BMW e30 Hella Headlight Conversion

When I first drove my E30 during the night I was thoroughly unimpressed with the performance of the old GE halogen sealed beam headlights that were on the car. When one blew out a few weeks later, it gave me an excuse to upgrade. Upon arriving at my favorite local auto parts store, I discovered that no bulb was compatible except the (surprise!) Sylvania 5006 sealed beams, which turned out to be no better than the GEs. Since sealed beams are very inefficient and waste much of its usable output (even when perfectly aimed), it's time to upgrade. Crappy Sylvania sealed beams still in place
Upgrading to HIDs was out of the question for me. While it's true that you can buy the complete kit for about $550 (as opposed to over $1400), that price was still too steep, so I settled for the next best thing: H4 low beams and H1 high beams. I purchased two Hella H4 buckets, two Hella H4 55/60 watt bulbs, two Hella H1 buckets, and two Osram 55 watt high beam bulbs from the helpful people at Classic Garage for about $165. (Note: These bulbs are not legal for use on public roads in the United States. Fortunately for me, no one in California cares.)
To remove the headlights, remove the two Phillips screws on the front of the headlight grille. Pop the hood (but don't raise it) and remove the metal clips that hold the grille onto the car. Pull the grille out (don't throw it away, you'll need to put it back on later) then remove the metal trim rings around the headlights by removing the three screws that hold them in place. The headlights should now dangle loosely. Simply unplug the low beam, toss it over your neighbor's fence, and replace it with the H4 unit. (NOTE: You have to put the bulb into the bucket before installing. Also, never touch the bulb with your bare fingers unless you enjoy wasting your money.)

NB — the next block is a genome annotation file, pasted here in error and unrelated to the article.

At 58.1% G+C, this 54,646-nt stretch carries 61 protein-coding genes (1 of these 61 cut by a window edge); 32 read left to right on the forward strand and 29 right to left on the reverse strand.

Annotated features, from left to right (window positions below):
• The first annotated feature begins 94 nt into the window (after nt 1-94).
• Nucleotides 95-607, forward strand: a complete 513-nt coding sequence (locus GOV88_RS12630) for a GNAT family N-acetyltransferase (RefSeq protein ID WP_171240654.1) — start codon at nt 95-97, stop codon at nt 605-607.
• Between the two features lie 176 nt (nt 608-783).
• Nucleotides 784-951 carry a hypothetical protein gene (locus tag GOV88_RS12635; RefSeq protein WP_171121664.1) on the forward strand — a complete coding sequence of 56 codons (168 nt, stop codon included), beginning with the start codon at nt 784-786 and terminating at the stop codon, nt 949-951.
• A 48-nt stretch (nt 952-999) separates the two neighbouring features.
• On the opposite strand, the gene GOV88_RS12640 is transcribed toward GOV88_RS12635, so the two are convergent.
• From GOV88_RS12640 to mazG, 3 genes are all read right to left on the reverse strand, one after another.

The H1 high beam requires two adaptor wires that come with the kit. Wire them as shown in the picture below. The power wire goes into the left connector from the main H1 plug,  while the ground connects into the right connector. Remember, the ground wire is the same color as the ground (which is brown, unless you live in Antarctica). I don't know what will happen if you cross the wires, but I imagine it's not very good.
Repeat the process on the other two lights, and now you're done! See, that wasn't so hard after all, was it? Now for a quick test of the lights:
Uh oh. The low beams work but the highs don't. A quick inspection of the high beam fuses (#1 and #2) show that they have blown. I upgraded to a 10 amp fuse and now they work fine. You may also have to realign your headlights as well. For info on how to do that, click here.

Now wait for nightfall, then get outside and go driving!

NOTE: Voltage drops may occur depending on the age and condition of your car's electrical system. You may want to consider upgrading to a 14.4 voltage regulator and/or adding relays directly behind the headlights to get the most power out of your lights. However, adding the relays will cause the Low Beam warning light on the Check Control to come on. I'd go for the regulator, which is also good if you have an ass-pounding stereo.